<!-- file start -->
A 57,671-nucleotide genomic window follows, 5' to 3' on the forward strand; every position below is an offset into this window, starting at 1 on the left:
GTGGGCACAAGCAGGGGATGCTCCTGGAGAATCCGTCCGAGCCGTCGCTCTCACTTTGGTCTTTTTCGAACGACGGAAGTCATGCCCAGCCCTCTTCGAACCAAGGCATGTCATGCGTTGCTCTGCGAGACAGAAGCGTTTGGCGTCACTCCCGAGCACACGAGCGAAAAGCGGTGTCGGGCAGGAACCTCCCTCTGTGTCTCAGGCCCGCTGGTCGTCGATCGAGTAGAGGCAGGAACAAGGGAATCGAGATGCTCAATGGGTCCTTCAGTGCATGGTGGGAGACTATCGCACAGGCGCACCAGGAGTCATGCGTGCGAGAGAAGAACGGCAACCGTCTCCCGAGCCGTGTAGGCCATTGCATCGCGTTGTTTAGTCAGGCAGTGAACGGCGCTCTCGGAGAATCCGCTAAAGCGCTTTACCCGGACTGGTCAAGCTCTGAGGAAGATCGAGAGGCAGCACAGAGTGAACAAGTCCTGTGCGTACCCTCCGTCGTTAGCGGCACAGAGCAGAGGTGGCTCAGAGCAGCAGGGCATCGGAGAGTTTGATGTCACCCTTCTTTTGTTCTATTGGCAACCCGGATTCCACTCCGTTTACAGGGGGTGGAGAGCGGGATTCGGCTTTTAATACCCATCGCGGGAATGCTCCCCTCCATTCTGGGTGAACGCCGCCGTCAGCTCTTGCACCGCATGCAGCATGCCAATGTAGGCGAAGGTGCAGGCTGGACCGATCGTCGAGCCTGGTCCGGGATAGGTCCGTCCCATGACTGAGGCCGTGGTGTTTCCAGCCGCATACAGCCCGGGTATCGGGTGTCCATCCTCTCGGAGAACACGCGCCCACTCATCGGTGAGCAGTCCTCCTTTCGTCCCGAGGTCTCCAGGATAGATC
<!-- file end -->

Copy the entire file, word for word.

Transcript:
A 57,671-nucleotide genomic window follows, 5' to 3' on the forward strand; every position below is an offset into this window, starting at 1 on the left:
GTGGGCACAAGCAGGGGATGCTCCTGGAGAATCCGTCCGAGCCGTCGCTCTCACTTTGGTCTTTTTCGAACGACGGAAGTCATGCCCAGCCCTCTTCGAACCAAGGCATGTCATGCGTTGCTCTGCGAGACAGAAGCGTTTGGCGTCACTCCCGAGCACACGAGCGAAAAGCGGTGTCGGGCAGGAACCTCCCTCTGTGTCTCAGGCCCGCTGGTCGTCGATCGAGTAGAGGCAGGAACAAGGGAATCGAGATGCTCAATGGGTCCTTCAGTGCATGGTGGGAGACTATCGCACAGGCGCACCAGGAGTCATGCGTGCGAGAGAAGAACGGCAACCGTCTCCCGAGCCGTGTAGGCCATTGCATCGCGTTGTTTAGTCAGGCAGTGAACGGCGCTCTCGGAGAATCCGCTAAAGCGCTTTACCCGGACTGGTCAAGCTCTGAGGAAGATCGAGAGGCAGCACAGAGTGAACAAGTCCTGTGCGTACCCTCCGTCGTTAGCGGCACAGAGCAGAGGTGGCTCAGAGCAGCAGGGCATCGGAGAGTTTGATGTCACCCTTCTTTTGTTCTATTGGCAACCCGGATTCCACTCCGTTTACAGGGGGTGGAGAGCGGGATTCGGCTTTTAATACCCATCGCGGGAATGCTCCCCTCCATTCTGGGTGAACGCCGCCGTCAGCTCTTGCACCGCATGCAGCATGCCAATGTAGGCGAAGGTGCAGGCTGGACCGATCGTCGAGCCTGGTCCGGGATAGGTCCGTCCCATGACTGAGGCCGTGGTGTTTCCAGCCGCATACAGCCCGGGTATCGGGTGTCCATCCTCTCGGAGAACACGCGCCCACTCATCGGTGAGCAGTCCTCCTTTCGTCCCGAGGTCTCCAGGATAGATC